Treasurer, Student Bar Association
Class of 2021
Hometown: Austin, TX
Undergrad: Texas State University
Majors/Minors: B.S. Microbiology, Minor in Political Science and B.A. Political Science, Minor in Biology
Graduate: Texas State University
Major: M.A. Political Science
What did you do prior to coming to the University of Maine School of Law?
While obtaining my M.A., I taught Introduction to American Government at Texas State University. After graduation, I worked as an academic advisor for the College of Science and Engineering at Texas State University. During undergrad, I was on the Texas State Quidditch Team, and I worked in Campus Recreation. Later, I served as the faculty (then staff) advisor for the Quidditch Team, and the Vietnamese Student Association.
Why did you choose to attend the University of Maine School of Law?
I chose Maine Law because I knew I wanted to do something in the intersection of technology and law. While researching schools, I learned about the top ranked Information Privacy Program and the Privacy Law Certificate at Maine Law. When I saw the course offerings at Maine Law included intellectual property and technology law courses I was hooked. By coming to Maine Law, I could focus in both. Also, I really enjoyed the prospect of coming to a small school after attending such a large one.
What has been most helpful to you in making the adjustment to the life of a Maine Law student?
Adjusting to life in Maine was a big change for me. I had never lived outside of the I-35 corridor (Austin to San Antonio), so Maine was totally new to me. Coming to a state without any personal network was hard. Meeting new people at orientation and having a great group around me 1L year was integral to adjusting to law school life. The small class size allowed me to make close connections with a lot of people in my class, and my professors. I also highly recommend going to teaching fellow sessions your 1L year, and don’t be afraid to talk to professors about difficult legal concepts from class.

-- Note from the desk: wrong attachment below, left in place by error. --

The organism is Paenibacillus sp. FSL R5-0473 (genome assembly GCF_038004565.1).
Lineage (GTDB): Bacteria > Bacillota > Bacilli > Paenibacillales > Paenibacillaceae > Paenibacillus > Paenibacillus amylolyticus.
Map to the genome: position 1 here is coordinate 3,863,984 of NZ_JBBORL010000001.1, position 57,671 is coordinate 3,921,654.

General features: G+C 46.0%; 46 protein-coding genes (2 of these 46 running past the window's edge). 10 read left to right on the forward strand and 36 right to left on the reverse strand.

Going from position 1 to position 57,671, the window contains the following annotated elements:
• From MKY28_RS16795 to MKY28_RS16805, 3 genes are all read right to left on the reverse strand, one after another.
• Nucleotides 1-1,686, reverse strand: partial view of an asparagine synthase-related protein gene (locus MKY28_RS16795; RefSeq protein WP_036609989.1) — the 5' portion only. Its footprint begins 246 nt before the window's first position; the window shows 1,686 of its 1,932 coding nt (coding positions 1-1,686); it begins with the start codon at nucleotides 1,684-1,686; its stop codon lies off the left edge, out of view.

How would you describe your experience at Maine Law?
My first semester was rocky because of homesickness, but it has gotten a lot better since then. Maine Law has a great community of students, faculty, and staff. There is a sense of camaraderie among the students which really helped me through 1L year. After 1L spring I finally got to take the Information Privacy Summer Institute, and I loved it! Last year I really enjoyed my experience on the Lefkowitz Trademark Moot Court Team. While Moot Court was a lot of work, I really enjoyed learning more Trademark Law.
What is one thing that has surprised you about Maine Law?
The Snow!! One of the first things I did in Maine at the Admitted Students’ Day was to take a picture next to a snow pile in the Hannaford’s parking lot. I think some Mainers laughed, but I had never seen so much! On a more serious note, I was very surprised by how well-connected Maine Law is with the U.S. and International Privacy Law community. In my privacy classes, we have had privacy industry leaders as guest speakers, and they are all Maine Law alumni! Not to mention the founder of the IAPP, Trevor Hughes is a Maine Law alum, and he teaches at the Law School. Students have the chance to extern in privacy related areas like the IAPP, and the Network Advertising Initiative. We even have had recruiters from EY and KPMG seek out students for summer internships, and quite a few recent alumni have gone into privacy consulting.